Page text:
NoSQL is a popular database storage method. It keeps data as key value pairs. The advantages and disadvantages of NoSQL compared with RDBMS (which uses SQL) are discussed here, using the Cassandra architecture as an example.
We talk about sharding, redundancy, load balancing, compaction and some other features in NoSQL databases. This allows them to scale efficiently.
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1:08 NoSQL explanation and comparison
10:27 Cassandra Architecture
21:30 Compaction of SST tables
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A small point to add, Most of the NoSQL offerings also offer, Consistency levels for users to choose. So, If I want to make sure my users read always consistent data I can have strong consistency which means a write is acknowledged only when a quorum of replicas have also acknowledged it. This makes sure, consistency is present even when one of the replicas go down. But obviously the tradeoff is the writes are slow. If availability is preferred over consistency, then Eventual consistency can be choosen in which the writes are acknowledged when the present replica writes it in memory, hoping that all other replicas catch up with the write "eventually" .
First off, great video, must have taken a lot to put together
I have been in this field since 1992, and I have seen it all, mostly. The Crays, the rdbms, object oriented Nosql dbs and so on.
I tell you though, you can’t do a lot of stuff you can in rdbms with nosql. And yes the other way is also true. Each has its place and application.
You can expect rdbms to stay for another 30 or so years at the least!
Anyways, great video, keep up the good work.
Great Video Gaurav!
I just want to add that apache Cassandra use LSM (Log Structured Merge Trees). The idea is that they want to avoid updating records when using SSD(Solid State Drive) due to the fact that they allow X number of updates before they die. Using LSM they just append new values no matter if they exists or no and as you mentioned they mark the old records with a tombstones.
Thats the first introduction that was acctualy an introduction. Great Video.
Excellent presentation on NoSQL DBs.
i believe id can be outside of address list. it can be just below john doe (person name) and part of PERSON object not address object. just nearly putting into the same object will establish the relationship.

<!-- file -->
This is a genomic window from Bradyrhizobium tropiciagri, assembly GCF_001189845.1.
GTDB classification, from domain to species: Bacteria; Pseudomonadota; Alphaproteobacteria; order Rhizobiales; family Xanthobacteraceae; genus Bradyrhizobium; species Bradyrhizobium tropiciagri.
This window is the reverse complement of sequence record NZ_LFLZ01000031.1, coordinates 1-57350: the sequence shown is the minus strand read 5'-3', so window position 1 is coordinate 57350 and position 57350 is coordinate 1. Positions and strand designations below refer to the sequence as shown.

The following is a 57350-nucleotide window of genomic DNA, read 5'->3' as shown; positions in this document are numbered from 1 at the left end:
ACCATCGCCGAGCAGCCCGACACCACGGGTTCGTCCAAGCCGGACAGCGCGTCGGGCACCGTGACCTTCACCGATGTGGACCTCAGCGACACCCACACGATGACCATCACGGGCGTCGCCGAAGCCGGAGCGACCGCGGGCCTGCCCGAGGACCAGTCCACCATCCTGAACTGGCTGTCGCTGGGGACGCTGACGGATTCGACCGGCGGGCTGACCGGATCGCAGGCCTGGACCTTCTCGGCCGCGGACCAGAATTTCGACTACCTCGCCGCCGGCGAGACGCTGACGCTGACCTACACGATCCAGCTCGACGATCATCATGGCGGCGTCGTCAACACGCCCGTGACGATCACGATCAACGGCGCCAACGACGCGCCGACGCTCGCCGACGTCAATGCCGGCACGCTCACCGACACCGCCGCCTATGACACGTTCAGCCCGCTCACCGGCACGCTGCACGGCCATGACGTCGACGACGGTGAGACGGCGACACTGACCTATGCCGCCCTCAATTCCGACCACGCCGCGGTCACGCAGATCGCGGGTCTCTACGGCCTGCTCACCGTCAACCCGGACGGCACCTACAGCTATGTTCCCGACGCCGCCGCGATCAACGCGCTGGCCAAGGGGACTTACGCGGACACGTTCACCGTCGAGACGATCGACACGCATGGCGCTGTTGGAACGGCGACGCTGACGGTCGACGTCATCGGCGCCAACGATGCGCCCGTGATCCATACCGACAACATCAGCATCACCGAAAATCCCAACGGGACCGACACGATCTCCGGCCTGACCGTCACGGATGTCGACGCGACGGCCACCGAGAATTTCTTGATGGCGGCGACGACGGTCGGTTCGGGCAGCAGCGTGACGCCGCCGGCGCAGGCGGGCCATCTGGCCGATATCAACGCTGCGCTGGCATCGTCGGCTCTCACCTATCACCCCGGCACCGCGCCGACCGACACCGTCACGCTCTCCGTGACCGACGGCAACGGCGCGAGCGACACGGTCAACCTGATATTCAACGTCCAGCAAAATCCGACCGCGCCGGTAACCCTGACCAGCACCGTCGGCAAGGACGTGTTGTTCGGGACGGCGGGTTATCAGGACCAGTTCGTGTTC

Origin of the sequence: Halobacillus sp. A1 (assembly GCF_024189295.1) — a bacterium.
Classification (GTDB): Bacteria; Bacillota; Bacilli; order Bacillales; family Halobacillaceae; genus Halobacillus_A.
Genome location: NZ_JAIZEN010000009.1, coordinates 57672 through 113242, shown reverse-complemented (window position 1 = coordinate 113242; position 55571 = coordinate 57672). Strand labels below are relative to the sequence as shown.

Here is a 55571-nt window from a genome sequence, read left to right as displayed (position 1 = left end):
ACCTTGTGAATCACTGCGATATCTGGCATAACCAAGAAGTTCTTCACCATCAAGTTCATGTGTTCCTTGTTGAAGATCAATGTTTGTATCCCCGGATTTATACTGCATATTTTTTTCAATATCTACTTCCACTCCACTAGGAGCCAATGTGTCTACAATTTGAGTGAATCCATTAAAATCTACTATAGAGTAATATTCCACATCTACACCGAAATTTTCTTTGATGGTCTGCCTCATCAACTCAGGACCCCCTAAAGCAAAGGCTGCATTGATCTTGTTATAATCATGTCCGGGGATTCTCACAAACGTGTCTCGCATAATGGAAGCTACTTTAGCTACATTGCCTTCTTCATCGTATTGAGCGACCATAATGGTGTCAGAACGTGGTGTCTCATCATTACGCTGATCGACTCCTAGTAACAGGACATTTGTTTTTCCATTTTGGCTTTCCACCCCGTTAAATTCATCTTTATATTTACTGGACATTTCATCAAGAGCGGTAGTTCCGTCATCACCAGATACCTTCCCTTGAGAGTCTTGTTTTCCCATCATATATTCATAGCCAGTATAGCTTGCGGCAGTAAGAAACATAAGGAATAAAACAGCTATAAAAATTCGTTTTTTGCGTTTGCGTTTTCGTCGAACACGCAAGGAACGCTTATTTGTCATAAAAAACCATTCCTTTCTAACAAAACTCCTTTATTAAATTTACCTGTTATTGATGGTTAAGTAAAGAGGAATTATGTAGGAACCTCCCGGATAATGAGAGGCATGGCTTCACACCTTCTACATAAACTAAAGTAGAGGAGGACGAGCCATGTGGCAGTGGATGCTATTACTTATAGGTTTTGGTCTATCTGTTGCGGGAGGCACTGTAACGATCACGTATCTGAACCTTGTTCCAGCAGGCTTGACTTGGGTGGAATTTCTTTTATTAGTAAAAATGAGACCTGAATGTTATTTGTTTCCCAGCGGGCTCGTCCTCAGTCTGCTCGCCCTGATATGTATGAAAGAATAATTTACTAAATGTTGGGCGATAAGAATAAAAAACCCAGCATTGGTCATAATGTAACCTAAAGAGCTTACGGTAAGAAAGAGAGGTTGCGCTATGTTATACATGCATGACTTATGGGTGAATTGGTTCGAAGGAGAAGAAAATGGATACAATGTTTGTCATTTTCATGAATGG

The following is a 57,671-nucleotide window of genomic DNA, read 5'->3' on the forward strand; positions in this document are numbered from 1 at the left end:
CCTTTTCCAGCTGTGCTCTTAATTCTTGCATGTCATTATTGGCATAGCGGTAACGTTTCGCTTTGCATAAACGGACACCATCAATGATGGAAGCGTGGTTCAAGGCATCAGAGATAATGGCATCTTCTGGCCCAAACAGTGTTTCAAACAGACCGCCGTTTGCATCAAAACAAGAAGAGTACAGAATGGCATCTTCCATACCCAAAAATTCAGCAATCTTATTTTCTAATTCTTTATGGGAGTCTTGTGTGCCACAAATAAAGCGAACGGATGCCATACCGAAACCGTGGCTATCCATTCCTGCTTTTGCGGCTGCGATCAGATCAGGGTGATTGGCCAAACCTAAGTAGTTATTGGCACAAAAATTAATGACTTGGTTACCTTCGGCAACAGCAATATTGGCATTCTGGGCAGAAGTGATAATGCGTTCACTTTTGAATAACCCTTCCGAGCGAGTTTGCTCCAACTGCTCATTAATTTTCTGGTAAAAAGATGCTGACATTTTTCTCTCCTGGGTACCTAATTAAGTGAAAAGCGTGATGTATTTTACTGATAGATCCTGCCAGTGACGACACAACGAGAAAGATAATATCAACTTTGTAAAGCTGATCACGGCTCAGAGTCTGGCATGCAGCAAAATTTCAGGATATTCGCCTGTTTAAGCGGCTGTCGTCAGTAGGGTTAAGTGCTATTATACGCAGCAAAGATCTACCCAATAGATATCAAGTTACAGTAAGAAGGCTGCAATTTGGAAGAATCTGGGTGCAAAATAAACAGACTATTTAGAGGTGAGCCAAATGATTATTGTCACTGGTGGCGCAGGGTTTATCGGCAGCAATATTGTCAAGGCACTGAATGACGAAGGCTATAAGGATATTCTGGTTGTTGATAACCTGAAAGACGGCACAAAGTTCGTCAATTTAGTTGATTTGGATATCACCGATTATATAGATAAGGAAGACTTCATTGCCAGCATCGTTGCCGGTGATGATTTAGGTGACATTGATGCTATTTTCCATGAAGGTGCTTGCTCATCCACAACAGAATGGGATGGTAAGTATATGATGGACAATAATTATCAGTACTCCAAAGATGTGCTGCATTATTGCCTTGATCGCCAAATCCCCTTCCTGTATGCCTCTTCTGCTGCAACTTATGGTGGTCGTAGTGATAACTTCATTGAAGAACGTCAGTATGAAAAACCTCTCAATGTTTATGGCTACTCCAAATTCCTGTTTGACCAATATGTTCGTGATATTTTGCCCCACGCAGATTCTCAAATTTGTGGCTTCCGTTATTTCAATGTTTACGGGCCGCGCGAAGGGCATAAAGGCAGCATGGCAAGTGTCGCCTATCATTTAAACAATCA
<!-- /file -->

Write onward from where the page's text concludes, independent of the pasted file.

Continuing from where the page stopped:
John doe is little old for SDE ..at least make him SDE-2 😀
Brilliant explanation… Except that at 08:42 what you said was not correct , the master address record for '23' can exist without having a corresponding row in the employees table . ( It was actually the other way round ) 🙂
Really great video very detailed and very specific covers every necessary concept. keep up the good work !!!!
This video is so dope. Thank you!
hi Gaurav. can you suggest some books which are having good system designs and solutions based on new technology like kuberenetes, docker etc
Very Precise, Keep it up Gaurav. Excellent Job!
I guess NoSQL are great but Postgres is really awesome and powerfull
System Desgin is a great playlist. I am using it to get prepared for my interview. Thanks! Just one suggestion: I think you should talk a little bit slower, it's too much information to process so talking slower will allow people watching the video without need to stop it, analyse what you said and then resume the video 🙂 … It's just my opinion
Hi Gaurav! Can you please share which software you use for editing the videos? TIA 🙂
You seems so knowledgeable and professional ❤️
If quorum factor is 2 then that means that atleast 2 nodes have to agree to a particular value. But if 5 is down and 1 says it doesn't have the data and 2 says it has data shouldn't that return No record found message to the user. Since only 2 has the data and there are no majority votes.
ohmygod great explaining
All your videos are mouthwatering 😋😋,for information . I need to buy your system design video that you sell from your website. Need to see all your videos. Surprised to know that whatsapp doesn't have database